Bobbed Robert

MGM’s 1941 opus Rage in Heaven starts right out by attributing a quote to Milton that’s actually from Congreve: “Heav’n has no Rage, like Love to Hatred turn’d.” Not the most encouraging portent, I’d say, if you’re botching quotes. The movie slides off the cliff from there. It’s a silly film, with a preposterous plot, hokey dialogue, paper characters, a dumb ending, and weird touches of humor. I enjoyed it immensely. There’s something so satisfying in watching what was obviously the product of a large budget, careful planning, and nurtured talents go so wrong. It restores my faith in human fallibility. No AI robot, no computer brain, no mechanized algorithm or electronic calculation, could make anything this entertaining. Mere people can still do some things better. Even if it’s just screwing up royally.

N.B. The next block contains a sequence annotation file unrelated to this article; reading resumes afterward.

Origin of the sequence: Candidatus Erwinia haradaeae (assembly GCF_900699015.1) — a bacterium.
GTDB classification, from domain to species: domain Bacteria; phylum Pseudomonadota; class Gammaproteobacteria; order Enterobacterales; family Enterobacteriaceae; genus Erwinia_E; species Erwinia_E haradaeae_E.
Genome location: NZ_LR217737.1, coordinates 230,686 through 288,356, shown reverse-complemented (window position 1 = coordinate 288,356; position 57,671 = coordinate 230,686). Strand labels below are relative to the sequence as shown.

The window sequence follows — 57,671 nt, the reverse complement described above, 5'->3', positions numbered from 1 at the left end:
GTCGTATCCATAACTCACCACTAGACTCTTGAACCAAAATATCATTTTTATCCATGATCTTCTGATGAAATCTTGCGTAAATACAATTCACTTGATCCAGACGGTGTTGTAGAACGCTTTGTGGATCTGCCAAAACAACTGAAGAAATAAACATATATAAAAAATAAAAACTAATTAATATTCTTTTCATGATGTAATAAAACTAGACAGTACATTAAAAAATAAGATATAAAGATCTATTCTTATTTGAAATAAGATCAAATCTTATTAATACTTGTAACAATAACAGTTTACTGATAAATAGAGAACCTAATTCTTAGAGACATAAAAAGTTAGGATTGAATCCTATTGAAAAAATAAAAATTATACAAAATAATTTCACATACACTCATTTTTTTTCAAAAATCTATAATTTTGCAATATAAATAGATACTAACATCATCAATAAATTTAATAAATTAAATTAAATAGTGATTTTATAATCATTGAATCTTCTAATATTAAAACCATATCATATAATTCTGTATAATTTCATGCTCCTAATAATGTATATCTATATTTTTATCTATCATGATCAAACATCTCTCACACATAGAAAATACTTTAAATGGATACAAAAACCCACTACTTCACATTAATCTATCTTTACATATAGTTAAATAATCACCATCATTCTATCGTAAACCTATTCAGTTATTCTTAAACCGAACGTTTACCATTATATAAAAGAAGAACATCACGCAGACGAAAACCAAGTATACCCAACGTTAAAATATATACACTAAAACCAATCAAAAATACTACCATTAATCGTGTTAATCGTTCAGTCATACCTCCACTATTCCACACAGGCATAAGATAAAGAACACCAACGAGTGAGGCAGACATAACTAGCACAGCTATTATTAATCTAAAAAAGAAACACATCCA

Could that refer to Congreve’s misattributed mood?…

Where does the fun start? Well, Robert Montgomery plays a psychopath. He had done so brilliantly some four years earlier in Night Must Fall; but that was a role he wanted. The role in this film he didn’t. It wasn’t so much the part, that of a stinking rich paranoid nutjob who’s got a complex about always getting his way, as that Bob wanted a vacation, but MGM refused to grant it. So Bob committed acting sabotage. Per co-star Ingrid Bergman’s bio, Montgomery decided to “protest” his role by “just say[ing] the lines but not act.” And by Jove, it worked. The film ran through two directors before the studio brought on martinet Woody Van Dyke, who, said Ingrid, “shouted and screamed” and lacked only “a whip and a revolver” to do the job. Talk about herding cats. Maybe it wasn’t pretty, but he got the film finished and in the can. For posterity to goggle at.